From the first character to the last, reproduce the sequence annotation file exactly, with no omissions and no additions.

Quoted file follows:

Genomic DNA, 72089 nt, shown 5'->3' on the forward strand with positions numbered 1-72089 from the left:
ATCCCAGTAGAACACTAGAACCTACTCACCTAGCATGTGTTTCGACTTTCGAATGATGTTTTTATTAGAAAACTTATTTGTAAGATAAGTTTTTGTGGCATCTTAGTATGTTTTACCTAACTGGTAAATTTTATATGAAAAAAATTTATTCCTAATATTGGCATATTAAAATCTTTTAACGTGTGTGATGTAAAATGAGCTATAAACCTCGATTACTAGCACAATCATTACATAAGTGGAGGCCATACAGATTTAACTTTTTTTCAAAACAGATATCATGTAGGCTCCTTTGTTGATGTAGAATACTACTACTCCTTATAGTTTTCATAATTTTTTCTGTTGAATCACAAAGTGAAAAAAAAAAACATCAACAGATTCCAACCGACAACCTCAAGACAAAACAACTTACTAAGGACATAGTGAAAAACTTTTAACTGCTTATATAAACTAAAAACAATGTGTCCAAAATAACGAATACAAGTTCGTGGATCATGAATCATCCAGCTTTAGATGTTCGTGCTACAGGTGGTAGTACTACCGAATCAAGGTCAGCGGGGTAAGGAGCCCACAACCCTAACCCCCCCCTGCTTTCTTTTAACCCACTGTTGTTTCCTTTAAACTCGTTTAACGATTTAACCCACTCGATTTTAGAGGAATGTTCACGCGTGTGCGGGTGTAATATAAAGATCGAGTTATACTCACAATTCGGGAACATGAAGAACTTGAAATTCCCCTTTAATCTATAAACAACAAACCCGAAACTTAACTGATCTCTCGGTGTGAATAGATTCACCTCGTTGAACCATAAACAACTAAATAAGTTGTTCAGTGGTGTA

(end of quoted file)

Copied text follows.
Genomic DNA, 72089 nt, shown 5'->3' on the forward strand with positions numbered 1-72089 from the left:
ATCCCAGTAGAACACTAGAACCTACTCACCTAGCATGTGTTTCGACTTTCGAATGATGTTTTTATTAGAAAACTTATTTGTAAGATAAGTTTTTGTGGCATCTTAGTATGTTTTACCTAACTGGTAAATTTTATATGAAAAAAATTTATTCCTAATATTGGCATATTAAAATCTTTTAACGTGTGTGATGTAAAATGAGCTATAAACCTCGATTACTAGCACAATCATTACATAAGTGGAGGCCATACAGATTTAACTTTTTTTCAAAACAGATATCATGTAGGCTCCTTTGTTGATGTAGAATACTACTACTCCTTATAGTTTTCATAATTTTTTCTGTTGAATCACAAAGTGAAAAAAAAAAACATCAACAGATTCCAACCGACAACCTCAAGACAAAACAACTTACTAAGGACATAGTGAAAAACTTTTAACTGCTTATATAAACTAAAAACAATGTGTCCAAAATAACGAATACAAGTTCGTGGATCATGAATCATCCAGCTTTAGATGTTCGTGCTACAGGTGGTAGTACTACCGAATCAAGGTCAGCGGGGTAAGGAGCCCACAACCCTAACCCCCCCCTGCTTTCTTTTAACCCACTGTTGTTTCCTTTAAACTCGTTTAACGATTTAACCCACTCGATTTTAGAGGAATGTTCACGCGTGTGCGGGTGTAATATAAAGATCGAGTTATACTCACAATTCGGGAACATGAAGAACTTGAAATTCCCCTTTAATCTATAAACAACAAACCCGAAACTTAACTGATCTCTCGGTGTGAATAGATTCACCTCGTTGAACCATAAACAACTAAATAAGTTGTTCAGTGGTGTA